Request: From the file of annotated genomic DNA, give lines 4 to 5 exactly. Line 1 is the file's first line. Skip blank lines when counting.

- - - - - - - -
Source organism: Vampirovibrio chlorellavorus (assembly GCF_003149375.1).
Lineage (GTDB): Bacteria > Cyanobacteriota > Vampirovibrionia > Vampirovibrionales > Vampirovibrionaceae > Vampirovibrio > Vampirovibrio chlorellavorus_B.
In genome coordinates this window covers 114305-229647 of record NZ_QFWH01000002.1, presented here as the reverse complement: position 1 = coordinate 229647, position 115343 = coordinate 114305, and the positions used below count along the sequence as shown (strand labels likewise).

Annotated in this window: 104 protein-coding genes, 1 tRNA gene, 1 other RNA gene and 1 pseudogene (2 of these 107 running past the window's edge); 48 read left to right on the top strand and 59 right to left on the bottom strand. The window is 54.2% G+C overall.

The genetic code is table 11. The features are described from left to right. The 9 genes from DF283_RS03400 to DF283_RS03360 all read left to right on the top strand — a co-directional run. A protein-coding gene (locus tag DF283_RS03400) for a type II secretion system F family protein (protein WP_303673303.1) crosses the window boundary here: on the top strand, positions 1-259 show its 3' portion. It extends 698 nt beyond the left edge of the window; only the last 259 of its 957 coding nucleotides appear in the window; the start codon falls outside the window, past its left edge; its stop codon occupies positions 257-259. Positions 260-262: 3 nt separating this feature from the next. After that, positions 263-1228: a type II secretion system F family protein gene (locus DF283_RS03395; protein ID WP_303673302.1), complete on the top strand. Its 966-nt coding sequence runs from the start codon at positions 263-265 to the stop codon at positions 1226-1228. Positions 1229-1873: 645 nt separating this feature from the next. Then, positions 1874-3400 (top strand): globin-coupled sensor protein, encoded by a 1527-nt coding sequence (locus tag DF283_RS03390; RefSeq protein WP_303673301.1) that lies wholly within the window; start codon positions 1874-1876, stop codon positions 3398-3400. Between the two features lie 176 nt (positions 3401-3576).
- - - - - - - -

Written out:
Annotated in this window: 104 protein-coding genes, 1 tRNA gene, 1 other RNA gene and 1 pseudogene (2 of these 107 running past the window's edge); 48 read left to right on the top strand and 59 right to left on the bottom strand. The window is 54.2% G+C overall.

The genetic code is table 11. The features are described from left to right. The 9 genes from DF283_RS03400 to DF283_RS03360 all read left to right on the top strand — a co-directional run. A protein-coding gene (locus tag DF283_RS03400) for a type II secretion system F family protein (protein WP_303673303.1) crosses the window boundary here: on the top strand, positions 1-259 show its 3' portion. It extends 698 nt beyond the left edge of the window; only the last 259 of its 957 coding nucleotides appear in the window; the start codon falls outside the window, past its left edge; its stop codon occupies positions 257-259. Positions 260-262: 3 nt separating this feature from the next. After that, positions 263-1228: a type II secretion system F family protein gene (locus DF283_RS03395; protein ID WP_303673302.1), complete on the top strand. Its 966-nt coding sequence runs from the start codon at positions 263-265 to the stop codon at positions 1226-1228. Positions 1229-1873: 645 nt separating this feature from the next. Then, positions 1874-3400 (top strand): globin-coupled sensor protein, encoded by a 1527-nt coding sequence (locus tag DF283_RS03390; RefSeq protein WP_303673301.1) that lies wholly within the window; start codon positions 1874-1876, stop codon positions 3398-3400. Between the two features lie 176 nt (positions 3401-3576).